By Tariq A. Al-Maeena
08 August 2018
As the Kingdom welcomes millions of pilgrims, many who have travelled from various parts of the world, there may be an opportunity to take advantage of their presence and retool our approach to prayer gatherings in mosques, and especially Friday prayers.
Friday prayers at the mosque nowadays are not simply about going through the motions for Muslims. They are a necessary part of bonding with other Muslims from around the neighbourhood, many of whom cannot attend daily due to work or other issues. Friday prayers are also an opportunity for Muslims to listen to the sermon of the preacher who leads the prayers in hope of spiritual enlightenment.
I often find myself wondering what the sermon of the day will be. The topics of recent times have not been inspiring enough. I must admit that I have found myself becoming increasingly dissatisfied with some of the topics our preachers choose to dwell upon.
I am sure that other readers will agree that sermons on historical incidents that hold little relevance to today’s times, while being informative, have little to do with us and do not necessarily address the real-time issues facing us collectively in this country. And for those inclined to learn more about such material, there are plenty of well-researched books on religious history that provide a more thorough analysis.
Nor am I interested in hearing about the goings-on in the Middle East or anywhere else on this planet in a mosque. We have live TV and other organs of the media for that, and they are often descriptive enough and leave no questions unanswered. And along those lines, I do not want our men of the cloth to dwell on the ills of the East or the West, when we have plenty of our own to contend with.
I would, on the other hand, welcome sermons that focus on subjects that residents of this country have to contend with in their everyday life. Themes on social and civic responsibility seem to have been either ignored or forgotten.
I would like to hear a preacher address the evils of corruption and neglect of duty, especially among those in the civil sectors whose duty it is to provide efficient service to their customers. While our media often carries such news, very little about such ills on which our religion has a clear stand is brought up in mosque sermons.
The respect for law and order is a theme that has to be weekly stressed on an undisciplined crowd. Many just pay lip service by nodding their heads during such sermons, only to be observed flinging trash out of their car windows once they are seated inside.
The protection and cleanliness of our environment is another area our religious scholars should emphasize. When I drive around the city, it is clear that this is an area of concern that should be brought up during Friday sermons. Those callous enough to engage in dirty habits may perhaps be alerted to the evils of such behaviour.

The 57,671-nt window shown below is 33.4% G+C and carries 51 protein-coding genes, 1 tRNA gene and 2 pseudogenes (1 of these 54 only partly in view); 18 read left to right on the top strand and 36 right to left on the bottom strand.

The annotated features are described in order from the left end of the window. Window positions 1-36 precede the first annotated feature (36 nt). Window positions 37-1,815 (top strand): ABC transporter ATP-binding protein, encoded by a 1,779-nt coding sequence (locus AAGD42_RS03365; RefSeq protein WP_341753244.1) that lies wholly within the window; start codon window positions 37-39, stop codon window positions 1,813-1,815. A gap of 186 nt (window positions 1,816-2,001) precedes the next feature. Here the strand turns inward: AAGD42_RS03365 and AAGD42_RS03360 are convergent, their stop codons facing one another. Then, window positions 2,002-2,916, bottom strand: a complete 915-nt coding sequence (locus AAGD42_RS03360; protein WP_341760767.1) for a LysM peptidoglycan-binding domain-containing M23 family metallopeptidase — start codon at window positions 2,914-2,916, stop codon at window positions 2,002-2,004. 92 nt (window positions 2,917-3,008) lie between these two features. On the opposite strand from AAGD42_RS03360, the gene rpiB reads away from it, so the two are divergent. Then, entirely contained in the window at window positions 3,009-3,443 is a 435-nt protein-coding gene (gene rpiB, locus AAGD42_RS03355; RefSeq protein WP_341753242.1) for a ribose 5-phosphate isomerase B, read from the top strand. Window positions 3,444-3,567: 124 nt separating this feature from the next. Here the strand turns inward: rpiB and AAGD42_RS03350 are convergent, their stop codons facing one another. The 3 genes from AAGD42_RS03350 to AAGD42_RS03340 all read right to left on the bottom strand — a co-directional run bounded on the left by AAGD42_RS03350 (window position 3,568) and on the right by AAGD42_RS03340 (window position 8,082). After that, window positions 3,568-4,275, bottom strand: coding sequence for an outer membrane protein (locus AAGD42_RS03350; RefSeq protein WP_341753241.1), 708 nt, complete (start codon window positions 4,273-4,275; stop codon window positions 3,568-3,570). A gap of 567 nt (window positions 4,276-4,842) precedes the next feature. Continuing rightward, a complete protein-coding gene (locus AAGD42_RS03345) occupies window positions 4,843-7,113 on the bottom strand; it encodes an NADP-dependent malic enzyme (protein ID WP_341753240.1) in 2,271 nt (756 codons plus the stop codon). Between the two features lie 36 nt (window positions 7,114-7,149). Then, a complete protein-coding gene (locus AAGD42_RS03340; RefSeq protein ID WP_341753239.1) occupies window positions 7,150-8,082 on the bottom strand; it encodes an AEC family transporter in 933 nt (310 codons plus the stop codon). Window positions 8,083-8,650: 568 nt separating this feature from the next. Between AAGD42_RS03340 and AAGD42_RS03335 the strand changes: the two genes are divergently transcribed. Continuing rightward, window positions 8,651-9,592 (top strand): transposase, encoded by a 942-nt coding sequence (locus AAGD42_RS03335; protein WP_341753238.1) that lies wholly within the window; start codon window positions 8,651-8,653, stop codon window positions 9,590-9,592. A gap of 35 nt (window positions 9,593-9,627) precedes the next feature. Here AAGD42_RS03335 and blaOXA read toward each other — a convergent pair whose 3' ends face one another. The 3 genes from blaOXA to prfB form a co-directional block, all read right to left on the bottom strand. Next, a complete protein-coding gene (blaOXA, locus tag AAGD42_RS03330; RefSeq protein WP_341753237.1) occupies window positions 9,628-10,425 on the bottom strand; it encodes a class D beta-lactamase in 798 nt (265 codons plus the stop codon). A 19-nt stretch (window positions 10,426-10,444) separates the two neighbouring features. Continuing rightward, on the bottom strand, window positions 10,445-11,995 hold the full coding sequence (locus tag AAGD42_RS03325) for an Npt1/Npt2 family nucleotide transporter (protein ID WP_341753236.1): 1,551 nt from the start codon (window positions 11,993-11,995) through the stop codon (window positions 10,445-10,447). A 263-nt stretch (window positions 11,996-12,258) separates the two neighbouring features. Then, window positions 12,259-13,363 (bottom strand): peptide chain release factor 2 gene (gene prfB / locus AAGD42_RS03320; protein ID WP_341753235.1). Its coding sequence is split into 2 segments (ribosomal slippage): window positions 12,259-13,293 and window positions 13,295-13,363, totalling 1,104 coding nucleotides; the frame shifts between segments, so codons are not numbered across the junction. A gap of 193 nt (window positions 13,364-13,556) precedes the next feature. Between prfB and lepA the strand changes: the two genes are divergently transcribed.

The rights of workers, both Saudis and expats, are another theme that I would like to see more preachers dwell on during their speeches. There are many examples of the righteous and humane treatment of those under our guardianship in Islam, and these must be hammered out, week in and week out, to get the message across to some of those who continue with their abuse.
Our propensity to promise but failure to deliver and our lack of discipline and ethics in the workplace should be another topic for our preachers to expand upon. Our respect for laws on the roads or in queues should also be discussed. It is Islamic to be respectful of others in such situations, and yet how often do we actually observe such dictums?
Tolerance of one another, regardless of faith or background, is another tenet laid down by Islam. It could be a focus of such talks by preachers who should be thinking out of their box of tried and true and age-old sermons.
And while we are at it, I would like to see translated copies of such preaching distributed to those attending sermons whose understanding of Arabic is limited. A glance around any mosque during Friday prayers confirms that a sizeable percentage of the attendees are expatriates. Copies of sermons in Hindi, Bangla, Malayalam, Indonesian, English and Filipino languages would facilitate a better understanding of Islam and its virtues among such people.
Preachers should understand that those attending sermons come from all walks of life and from various professions. Friday congregations, when the majority of the people of this country have their ears tuned to the sermon from the pulpit should address such present-day issues.
With such a captive audience, it would be a shame not to take full advantage of the situation. Let them be touched by the words reaching their ears.